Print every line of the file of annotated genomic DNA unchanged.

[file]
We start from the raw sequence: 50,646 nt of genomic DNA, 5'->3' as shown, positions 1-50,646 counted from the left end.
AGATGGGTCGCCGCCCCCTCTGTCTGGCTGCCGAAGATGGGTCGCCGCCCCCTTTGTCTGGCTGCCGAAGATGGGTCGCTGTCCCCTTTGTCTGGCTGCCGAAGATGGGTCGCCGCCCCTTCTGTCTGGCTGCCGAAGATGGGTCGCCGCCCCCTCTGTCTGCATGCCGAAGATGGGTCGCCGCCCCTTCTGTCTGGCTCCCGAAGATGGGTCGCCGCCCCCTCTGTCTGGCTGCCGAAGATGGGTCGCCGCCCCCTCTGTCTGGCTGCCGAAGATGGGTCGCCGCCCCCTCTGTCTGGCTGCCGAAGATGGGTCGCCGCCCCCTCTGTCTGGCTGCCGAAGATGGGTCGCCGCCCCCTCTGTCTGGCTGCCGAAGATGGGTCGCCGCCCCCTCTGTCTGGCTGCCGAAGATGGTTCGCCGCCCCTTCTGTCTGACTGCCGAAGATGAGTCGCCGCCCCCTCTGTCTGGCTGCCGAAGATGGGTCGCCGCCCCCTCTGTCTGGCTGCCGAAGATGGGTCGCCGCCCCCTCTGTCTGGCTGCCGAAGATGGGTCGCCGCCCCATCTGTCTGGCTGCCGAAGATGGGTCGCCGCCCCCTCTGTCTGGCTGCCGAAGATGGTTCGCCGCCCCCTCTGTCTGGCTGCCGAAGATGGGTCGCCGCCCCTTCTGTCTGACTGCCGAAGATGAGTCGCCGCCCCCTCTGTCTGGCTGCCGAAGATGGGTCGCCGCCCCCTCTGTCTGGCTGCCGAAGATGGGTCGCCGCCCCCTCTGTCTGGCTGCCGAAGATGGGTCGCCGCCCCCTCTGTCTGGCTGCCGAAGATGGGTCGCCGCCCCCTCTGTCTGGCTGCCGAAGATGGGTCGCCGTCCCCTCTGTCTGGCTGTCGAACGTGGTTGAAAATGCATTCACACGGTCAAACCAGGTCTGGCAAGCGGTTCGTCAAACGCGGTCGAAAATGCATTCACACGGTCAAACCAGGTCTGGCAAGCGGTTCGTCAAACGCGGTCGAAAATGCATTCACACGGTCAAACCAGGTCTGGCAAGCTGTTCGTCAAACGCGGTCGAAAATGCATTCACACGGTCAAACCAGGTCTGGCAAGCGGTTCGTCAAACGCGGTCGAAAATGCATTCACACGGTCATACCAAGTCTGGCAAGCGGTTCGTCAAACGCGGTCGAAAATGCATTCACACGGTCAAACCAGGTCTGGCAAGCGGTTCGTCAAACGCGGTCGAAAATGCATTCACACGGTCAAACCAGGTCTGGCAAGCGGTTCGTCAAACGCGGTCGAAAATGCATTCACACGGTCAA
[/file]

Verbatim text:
We start from the raw sequence: 50,646 nt of genomic DNA, 5'->3' as shown, positions 1-50,646 counted from the left end.
AGATGGGTCGCCGCCCCCTCTGTCTGGCTGCCGAAGATGGGTCGCCGCCCCCTTTGTCTGGCTGCCGAAGATGGGTCGCTGTCCCCTTTGTCTGGCTGCCGAAGATGGGTCGCCGCCCCTTCTGTCTGGCTGCCGAAGATGGGTCGCCGCCCCCTCTGTCTGCATGCCGAAGATGGGTCGCCGCCCCTTCTGTCTGGCTCCCGAAGATGGGTCGCCGCCCCCTCTGTCTGGCTGCCGAAGATGGGTCGCCGCCCCCTCTGTCTGGCTGCCGAAGATGGGTCGCCGCCCCCTCTGTCTGGCTGCCGAAGATGGGTCGCCGCCCCCTCTGTCTGGCTGCCGAAGATGGGTCGCCGCCCCCTCTGTCTGGCTGCCGAAGATGGGTCGCCGCCCCCTCTGTCTGGCTGCCGAAGATGGTTCGCCGCCCCTTCTGTCTGACTGCCGAAGATGAGTCGCCGCCCCCTCTGTCTGGCTGCCGAAGATGGGTCGCCGCCCCCTCTGTCTGGCTGCCGAAGATGGGTCGCCGCCCCCTCTGTCTGGCTGCCGAAGATGGGTCGCCGCCCCATCTGTCTGGCTGCCGAAGATGGGTCGCCGCCCCCTCTGTCTGGCTGCCGAAGATGGTTCGCCGCCCCCTCTGTCTGGCTGCCGAAGATGGGTCGCCGCCCCTTCTGTCTGACTGCCGAAGATGAGTCGCCGCCCCCTCTGTCTGGCTGCCGAAGATGGGTCGCCGCCCCCTCTGTCTGGCTGCCGAAGATGGGTCGCCGCCCCCTCTGTCTGGCTGCCGAAGATGGGTCGCCGCCCCCTCTGTCTGGCTGCCGAAGATGGGTCGCCGCCCCCTCTGTCTGGCTGCCGAAGATGGGTCGCCGTCCCCTCTGTCTGGCTGTCGAACGTGGTTGAAAATGCATTCACACGGTCAAACCAGGTCTGGCAAGCGGTTCGTCAAACGCGGTCGAAAATGCATTCACACGGTCAAACCAGGTCTGGCAAGCGGTTCGTCAAACGCGGTCGAAAATGCATTCACACGGTCAAACCAGGTCTGGCAAGCTGTTCGTCAAACGCGGTCGAAAATGCATTCACACGGTCAAACCAGGTCTGGCAAGCGGTTCGTCAAACGCGGTCGAAAATGCATTCACACGGTCATACCAAGTCTGGCAAGCGGTTCGTCAAACGCGGTCGAAAATGCATTCACACGGTCAAACCAGGTCTGGCAAGCGGTTCGTCAAACGCGGTCGAAAATGCATTCACACGGTCAAACCAGGTCTGGCAAGCGGTTCGTCAAACGCGGTCGAAAATGCATTCACACGGTCAA